Sixth Patrol
After a month of refit, Apogon commenced her sixth patrol on 20 November, again sailing for the Kuril Islands. The only action of this patrol was an attack on a tanker, which the submarine hit and damaged with a torpedo. On 5 January 1945, Apogon arrived in Pearl Harbor for a brief stay before getting underway on 7 January for the Mare Island Navy Yard to undergo a major overhaul.

Seventh Patrol
Apogon returned to action on 28 May. Her patrol station was the Kuril Islands-Sea of Okhotsk area. She attacked a convoy of four Japanese ships and escort vessels on 18 June and sank one 2,614-ton transport. On 2 July, Apogon severely damaged a small submarine chaser. The patrol ended on 14 July at Midway.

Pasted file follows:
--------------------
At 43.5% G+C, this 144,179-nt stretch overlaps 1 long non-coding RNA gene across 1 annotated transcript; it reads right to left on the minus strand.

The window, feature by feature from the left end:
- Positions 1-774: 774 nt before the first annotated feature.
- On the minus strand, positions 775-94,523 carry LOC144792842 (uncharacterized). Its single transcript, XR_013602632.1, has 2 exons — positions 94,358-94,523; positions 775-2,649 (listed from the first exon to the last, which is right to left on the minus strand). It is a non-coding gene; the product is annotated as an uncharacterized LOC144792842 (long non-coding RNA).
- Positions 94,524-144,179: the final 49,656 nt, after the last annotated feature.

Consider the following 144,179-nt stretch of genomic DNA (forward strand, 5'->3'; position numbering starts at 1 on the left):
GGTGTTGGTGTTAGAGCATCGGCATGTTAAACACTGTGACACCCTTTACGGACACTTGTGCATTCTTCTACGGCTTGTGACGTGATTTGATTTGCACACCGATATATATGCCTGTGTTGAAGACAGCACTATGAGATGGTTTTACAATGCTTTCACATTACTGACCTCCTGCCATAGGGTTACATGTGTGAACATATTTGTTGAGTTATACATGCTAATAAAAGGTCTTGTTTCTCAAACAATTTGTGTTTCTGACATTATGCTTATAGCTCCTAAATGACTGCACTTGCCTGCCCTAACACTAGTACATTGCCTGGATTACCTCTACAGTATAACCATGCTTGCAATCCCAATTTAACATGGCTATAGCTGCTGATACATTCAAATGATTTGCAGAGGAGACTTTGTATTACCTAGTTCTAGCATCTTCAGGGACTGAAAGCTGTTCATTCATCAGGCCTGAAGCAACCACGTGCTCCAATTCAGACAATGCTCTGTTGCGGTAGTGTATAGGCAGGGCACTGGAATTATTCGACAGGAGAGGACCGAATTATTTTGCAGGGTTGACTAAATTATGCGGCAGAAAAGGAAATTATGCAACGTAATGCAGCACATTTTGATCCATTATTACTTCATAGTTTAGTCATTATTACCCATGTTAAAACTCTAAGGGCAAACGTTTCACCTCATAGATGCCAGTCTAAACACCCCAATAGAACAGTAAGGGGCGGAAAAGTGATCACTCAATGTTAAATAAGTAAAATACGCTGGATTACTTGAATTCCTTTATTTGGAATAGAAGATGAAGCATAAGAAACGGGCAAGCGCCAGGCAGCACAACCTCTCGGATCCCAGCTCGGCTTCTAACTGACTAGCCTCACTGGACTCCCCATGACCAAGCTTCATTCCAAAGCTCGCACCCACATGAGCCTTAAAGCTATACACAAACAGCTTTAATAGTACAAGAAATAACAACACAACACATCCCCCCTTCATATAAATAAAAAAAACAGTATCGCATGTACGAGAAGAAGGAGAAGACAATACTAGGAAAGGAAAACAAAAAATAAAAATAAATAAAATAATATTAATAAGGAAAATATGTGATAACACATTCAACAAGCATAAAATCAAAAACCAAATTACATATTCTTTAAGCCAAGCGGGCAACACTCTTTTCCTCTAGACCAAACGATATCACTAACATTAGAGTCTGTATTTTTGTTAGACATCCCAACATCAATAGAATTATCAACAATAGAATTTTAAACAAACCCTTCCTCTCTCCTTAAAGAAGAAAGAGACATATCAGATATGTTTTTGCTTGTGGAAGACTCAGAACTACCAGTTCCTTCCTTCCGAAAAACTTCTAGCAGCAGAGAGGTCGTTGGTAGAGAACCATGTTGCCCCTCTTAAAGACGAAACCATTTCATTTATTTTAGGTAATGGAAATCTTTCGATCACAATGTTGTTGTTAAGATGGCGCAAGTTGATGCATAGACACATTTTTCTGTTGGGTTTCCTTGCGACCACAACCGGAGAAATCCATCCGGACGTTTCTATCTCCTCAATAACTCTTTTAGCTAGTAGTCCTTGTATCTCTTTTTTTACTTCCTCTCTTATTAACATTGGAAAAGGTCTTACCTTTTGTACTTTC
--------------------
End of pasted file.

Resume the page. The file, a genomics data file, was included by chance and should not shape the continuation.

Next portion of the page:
Eight Patrol
On August 7, 1945 began her eighth patrol, assigned to the Marcus Island area. She made no attacks during this patrol. Afterwards, Apogon returned to Pearl Harbor on September 2 then departed for San Diego arriving September 11 and placed in reserve on October 1.

Post War
During January 1946, the submarine sailed for Pearl Harbor where she was to undergo preliminary work and tests in preparation to be used as a target in atomic bomb testing. Following completion of this refitting, Apogon arrived at Bikini Atoll on May 31, 1946.

Sinking History
On July 25, 1946 sunk by atomic bomb test "Baker" off Bikini Atoll. Officiallly, she was struck from the Navy list on February 25, 1947.

SeaWolf Productions - USS Apogon SS-308

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Last Updated
November 16, 2018